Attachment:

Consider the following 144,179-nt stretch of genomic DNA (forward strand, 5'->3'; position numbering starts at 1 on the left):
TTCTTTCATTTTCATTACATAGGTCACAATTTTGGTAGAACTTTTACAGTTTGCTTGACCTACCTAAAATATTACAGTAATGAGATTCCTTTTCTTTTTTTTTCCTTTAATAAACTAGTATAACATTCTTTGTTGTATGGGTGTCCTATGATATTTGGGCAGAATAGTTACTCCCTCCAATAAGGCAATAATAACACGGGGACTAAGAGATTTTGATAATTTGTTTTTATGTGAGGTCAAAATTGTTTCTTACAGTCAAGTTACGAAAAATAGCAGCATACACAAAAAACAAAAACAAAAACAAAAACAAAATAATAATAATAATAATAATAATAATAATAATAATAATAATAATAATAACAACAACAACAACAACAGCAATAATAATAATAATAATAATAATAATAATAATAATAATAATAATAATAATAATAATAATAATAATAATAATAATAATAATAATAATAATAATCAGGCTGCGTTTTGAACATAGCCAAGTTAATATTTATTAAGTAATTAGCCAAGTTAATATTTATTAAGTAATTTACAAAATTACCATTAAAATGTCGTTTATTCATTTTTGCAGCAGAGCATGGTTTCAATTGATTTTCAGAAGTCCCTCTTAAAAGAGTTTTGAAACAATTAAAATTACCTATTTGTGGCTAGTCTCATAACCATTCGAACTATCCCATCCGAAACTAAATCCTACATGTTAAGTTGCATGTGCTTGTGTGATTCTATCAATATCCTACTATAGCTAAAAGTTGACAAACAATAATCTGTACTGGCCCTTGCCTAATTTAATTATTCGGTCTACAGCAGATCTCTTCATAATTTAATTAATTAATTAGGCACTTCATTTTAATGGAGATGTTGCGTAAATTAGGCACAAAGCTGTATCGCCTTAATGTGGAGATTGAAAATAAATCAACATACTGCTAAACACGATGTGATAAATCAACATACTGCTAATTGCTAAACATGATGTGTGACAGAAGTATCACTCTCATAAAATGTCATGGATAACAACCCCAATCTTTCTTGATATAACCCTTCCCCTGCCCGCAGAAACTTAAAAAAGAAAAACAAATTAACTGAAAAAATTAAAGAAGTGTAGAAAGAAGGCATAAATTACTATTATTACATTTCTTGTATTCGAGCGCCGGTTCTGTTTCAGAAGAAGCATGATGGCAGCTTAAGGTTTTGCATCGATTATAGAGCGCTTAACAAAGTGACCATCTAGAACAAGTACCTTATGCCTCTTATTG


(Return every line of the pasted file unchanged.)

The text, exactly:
Consider the following 144,179-nt stretch of genomic DNA (forward strand, 5'->3'; position numbering starts at 1 on the left):
TTCTTTCATTTTCATTACATAGGTCACAATTTTGGTAGAACTTTTACAGTTTGCTTGACCTACCTAAAATATTACAGTAATGAGATTCCTTTTCTTTTTTTTTCCTTTAATAAACTAGTATAACATTCTTTGTTGTATGGGTGTCCTATGATATTTGGGCAGAATAGTTACTCCCTCCAATAAGGCAATAATAACACGGGGACTAAGAGATTTTGATAATTTGTTTTTATGTGAGGTCAAAATTGTTTCTTACAGTCAAGTTACGAAAAATAGCAGCATACACAAAAAACAAAAACAAAAACAAAAACAAAATAATAATAATAATAATAATAATAATAATAATAATAATAATAATAATAACAACAACAACAACAACAGCAATAATAATAATAATAATAATAATAATAATAATAATAATAATAATAATAATAATAATAATAATAATAATAATAATAATAATAATAATAATAATCAGGCTGCGTTTTGAACATAGCCAAGTTAATATTTATTAAGTAATTAGCCAAGTTAATATTTATTAAGTAATTTACAAAATTACCATTAAAATGTCGTTTATTCATTTTTGCAGCAGAGCATGGTTTCAATTGATTTTCAGAAGTCCCTCTTAAAAGAGTTTTGAAACAATTAAAATTACCTATTTGTGGCTAGTCTCATAACCATTCGAACTATCCCATCCGAAACTAAATCCTACATGTTAAGTTGCATGTGCTTGTGTGATTCTATCAATATCCTACTATAGCTAAAAGTTGACAAACAATAATCTGTACTGGCCCTTGCCTAATTTAATTATTCGGTCTACAGCAGATCTCTTCATAATTTAATTAATTAATTAGGCACTTCATTTTAATGGAGATGTTGCGTAAATTAGGCACAAAGCTGTATCGCCTTAATGTGGAGATTGAAAATAAATCAACATACTGCTAAACACGATGTGATAAATCAACATACTGCTAATTGCTAAACATGATGTGTGACAGAAGTATCACTCTCATAAAATGTCATGGATAACAACCCCAATCTTTCTTGATATAACCCTTCCCCTGCCCGCAGAAACTTAAAAAAGAAAAACAAATTAACTGAAAAAATTAAAGAAGTGTAGAAAGAAGGCATAAATTACTATTATTACATTTCTTGTATTCGAGCGCCGGTTCTGTTTCAGAAGAAGCATGATGGCAGCTTAAGGTTTTGCATCGATTATAGAGCGCTTAACAAAGTGACCATCTAGAACAAGTACCTTATGCCTCTTATTG